This time around there is more storytelling to accompany the visual feast, and its a welcome enhancement. The sad and devastating truth is that this may be the last time the ocean looks this way – if we let it degrade our descendants will rightly despise us.
You must see this – there are no excuses.
Blue Planet II review by gb-sity – A great reminding that we all live because of the oceans.
The visuals are spectacular. Very inspiring documentary.Makes you want to leave everything and embrace the beauty of the ocean. Let’s hope it will raise awareness about climate change and how much it affects the oceans because oceans maintain life on the Planet, oceans are the Guardians of the Planet. Hats-off to the team who worked so much on this!
Blue Planet II review by Davidjum – There is still hope
Watching this masterpiece of a documentary, I do believe that, if we all contribute and change our way of life to a more respectful and sustainable way, the oceans and the planet still will have a chance to survive the human species. This documentary it should be shown in every school and broadcasting worldwide, so everyone could appreciate the raw beauty of our planet and that we have to do EVERYTHING in our power to save it, starting from NOW. There is still hope, we just have to believe and fight for it, It is worth it.
Blue Planet II review by Peterjdickinson – Unbelievably good
The first two episodes seemed to me to be among the best episodes of a TV documentary I had ever seen. Then, yesterday, episodes 3 came along and took things to a whole new level.It was beautiful and informative beyond words. The producers have created something very special which will be viewed with awe and admiration for many years to come. Blue Planet II is easily one of the classiest productions ever made and everyone involved deserves a round of applause. The small glimpses into how this incredible show was created are very welcome but, in all honesty, you could probably have a 7 part series devoted to just that. Brilliant TV.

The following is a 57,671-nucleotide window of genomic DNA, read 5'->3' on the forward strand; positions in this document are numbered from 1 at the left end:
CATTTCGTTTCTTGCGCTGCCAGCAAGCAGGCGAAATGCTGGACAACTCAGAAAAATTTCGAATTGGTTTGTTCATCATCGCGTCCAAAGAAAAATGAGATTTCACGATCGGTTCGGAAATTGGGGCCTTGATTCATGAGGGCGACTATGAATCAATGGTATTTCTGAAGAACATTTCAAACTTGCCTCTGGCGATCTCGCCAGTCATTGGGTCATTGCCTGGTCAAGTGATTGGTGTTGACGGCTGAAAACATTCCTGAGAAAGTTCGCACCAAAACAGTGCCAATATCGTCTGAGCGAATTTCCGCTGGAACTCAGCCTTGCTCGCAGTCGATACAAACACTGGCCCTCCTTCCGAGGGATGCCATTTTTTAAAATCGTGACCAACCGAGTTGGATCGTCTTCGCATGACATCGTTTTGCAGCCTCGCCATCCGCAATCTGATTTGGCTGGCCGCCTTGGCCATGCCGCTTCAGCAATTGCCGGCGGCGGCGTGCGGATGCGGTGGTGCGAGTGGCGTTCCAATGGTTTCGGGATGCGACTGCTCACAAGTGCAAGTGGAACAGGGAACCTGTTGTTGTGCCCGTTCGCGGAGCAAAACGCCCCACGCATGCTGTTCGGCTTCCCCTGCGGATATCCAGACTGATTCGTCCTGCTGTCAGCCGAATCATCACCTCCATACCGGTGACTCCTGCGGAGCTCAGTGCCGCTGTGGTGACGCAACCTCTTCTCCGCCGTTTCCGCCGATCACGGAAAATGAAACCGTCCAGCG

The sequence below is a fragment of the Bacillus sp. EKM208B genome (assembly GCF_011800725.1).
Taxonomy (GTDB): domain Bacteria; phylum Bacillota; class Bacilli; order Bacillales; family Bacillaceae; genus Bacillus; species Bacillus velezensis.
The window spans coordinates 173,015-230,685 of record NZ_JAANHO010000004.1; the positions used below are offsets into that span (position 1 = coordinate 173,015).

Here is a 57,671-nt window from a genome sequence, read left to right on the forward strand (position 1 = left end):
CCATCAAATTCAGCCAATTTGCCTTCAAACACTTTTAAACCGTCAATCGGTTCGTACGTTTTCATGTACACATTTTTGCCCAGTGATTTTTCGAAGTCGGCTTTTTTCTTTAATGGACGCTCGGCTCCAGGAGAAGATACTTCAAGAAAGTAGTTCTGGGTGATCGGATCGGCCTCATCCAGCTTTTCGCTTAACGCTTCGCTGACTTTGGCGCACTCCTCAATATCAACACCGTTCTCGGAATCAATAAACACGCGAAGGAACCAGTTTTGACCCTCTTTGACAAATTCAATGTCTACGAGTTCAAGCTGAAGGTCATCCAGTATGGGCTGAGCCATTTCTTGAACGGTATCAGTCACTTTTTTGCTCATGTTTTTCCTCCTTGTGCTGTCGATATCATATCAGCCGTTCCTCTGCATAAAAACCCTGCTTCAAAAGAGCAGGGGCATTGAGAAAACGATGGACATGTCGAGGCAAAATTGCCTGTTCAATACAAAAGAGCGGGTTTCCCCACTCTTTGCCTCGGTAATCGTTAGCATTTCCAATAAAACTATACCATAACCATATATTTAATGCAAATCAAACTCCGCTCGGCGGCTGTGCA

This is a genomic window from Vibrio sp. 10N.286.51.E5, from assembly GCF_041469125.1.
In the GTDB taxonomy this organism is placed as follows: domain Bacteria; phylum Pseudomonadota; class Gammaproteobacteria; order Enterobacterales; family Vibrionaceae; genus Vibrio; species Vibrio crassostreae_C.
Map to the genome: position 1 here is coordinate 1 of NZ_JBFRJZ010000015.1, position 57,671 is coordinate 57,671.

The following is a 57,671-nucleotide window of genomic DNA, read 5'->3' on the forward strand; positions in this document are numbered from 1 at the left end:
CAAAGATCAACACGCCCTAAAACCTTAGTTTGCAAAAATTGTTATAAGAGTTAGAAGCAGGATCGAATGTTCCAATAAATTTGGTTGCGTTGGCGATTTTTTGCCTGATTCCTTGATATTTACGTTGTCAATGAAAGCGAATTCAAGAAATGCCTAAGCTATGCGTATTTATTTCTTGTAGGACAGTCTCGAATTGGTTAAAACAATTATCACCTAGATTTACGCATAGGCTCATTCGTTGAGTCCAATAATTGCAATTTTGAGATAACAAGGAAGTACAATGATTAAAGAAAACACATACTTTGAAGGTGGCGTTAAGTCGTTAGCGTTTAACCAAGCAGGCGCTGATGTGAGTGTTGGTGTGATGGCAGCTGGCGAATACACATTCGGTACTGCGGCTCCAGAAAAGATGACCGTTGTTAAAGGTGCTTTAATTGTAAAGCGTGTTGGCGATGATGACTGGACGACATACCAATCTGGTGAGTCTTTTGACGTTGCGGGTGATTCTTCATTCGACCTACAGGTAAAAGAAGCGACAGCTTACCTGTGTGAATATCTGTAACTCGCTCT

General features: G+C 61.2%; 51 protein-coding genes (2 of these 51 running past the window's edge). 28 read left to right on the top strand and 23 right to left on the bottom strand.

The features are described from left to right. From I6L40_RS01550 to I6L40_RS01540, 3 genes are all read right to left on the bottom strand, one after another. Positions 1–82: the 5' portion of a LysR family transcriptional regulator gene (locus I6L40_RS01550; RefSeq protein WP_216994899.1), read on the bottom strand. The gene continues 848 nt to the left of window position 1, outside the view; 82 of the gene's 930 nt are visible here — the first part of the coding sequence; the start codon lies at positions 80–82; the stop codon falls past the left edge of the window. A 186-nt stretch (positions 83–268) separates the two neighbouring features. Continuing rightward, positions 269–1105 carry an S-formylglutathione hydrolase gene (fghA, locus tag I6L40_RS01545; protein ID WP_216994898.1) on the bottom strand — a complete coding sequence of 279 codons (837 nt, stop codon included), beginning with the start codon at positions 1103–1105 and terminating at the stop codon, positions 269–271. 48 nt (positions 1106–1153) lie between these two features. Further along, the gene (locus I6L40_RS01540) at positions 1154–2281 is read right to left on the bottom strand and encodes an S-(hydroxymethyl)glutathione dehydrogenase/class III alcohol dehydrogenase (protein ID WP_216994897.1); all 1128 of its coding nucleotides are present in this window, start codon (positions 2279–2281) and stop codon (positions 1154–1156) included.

Blue Planet II review by Bert45 – Sensational television
I watched the first installment of Blue Planet II with high hopes last night and it was everything I had hoped for. Once again, the BBC/David Attenborough-led team of international wildlife photographers has come up with a sensational piece of television documentary-making – updating and enriching the theme of the original Blue Planet series 10 years ago. You might think you could not be any more entranced by pods of dolphins swimming, until you see the spectacular footage of them surfing for pleasure in huge waves. And to then see a large pod of dolphins rendezvous with another species in a way never seen before, shows us that this is indeed a new way of looking at nature. I will be glued to the rest of the series to see just how much more the latest underwater filming techniques can show us about the seas – but also to hear the salient warning about how badly we are wrecking this Blue Planet of ours. I suggest the BBC make a gift of a boxed set of this series to every national leader on Earth – with a message that says: the future of all this is in YOUR hands.
Blue Planet II review by Thespookybuz – Blue is the new Blue
Much will probably be discussed about the genuinely stunning photography in this series but it cannot be underplayed enough: it is imperious.
Beautiful, beautiful shots of wonderful creatures going about their daily lives, together with informative narration and innovation. All rounded off accompanied by a blockbuster-movie-standard score which soars and settles with the visuals.
This series took around four years to film, and I can only imagine what the poor editors had to leave out.
Worthy of a mention is the astounding super-slow motion on display. In oceans so vast, we can see single droplets! It is a brilliant series for all ages.
The BBC is unsurpassed at this type of documentary. And to think, the BBC costs UK taxpayers about 50 pence per day and some people think it should be cut down/split up/privatised. I really hope this doesn’t happen as, yes, the BBC has faults like many broadcasters, but when it does something like this, it really cannot be beaten. Watch this with your children, or your partner, or on you own. It doesn’t matter, just watch it. And experience some awe.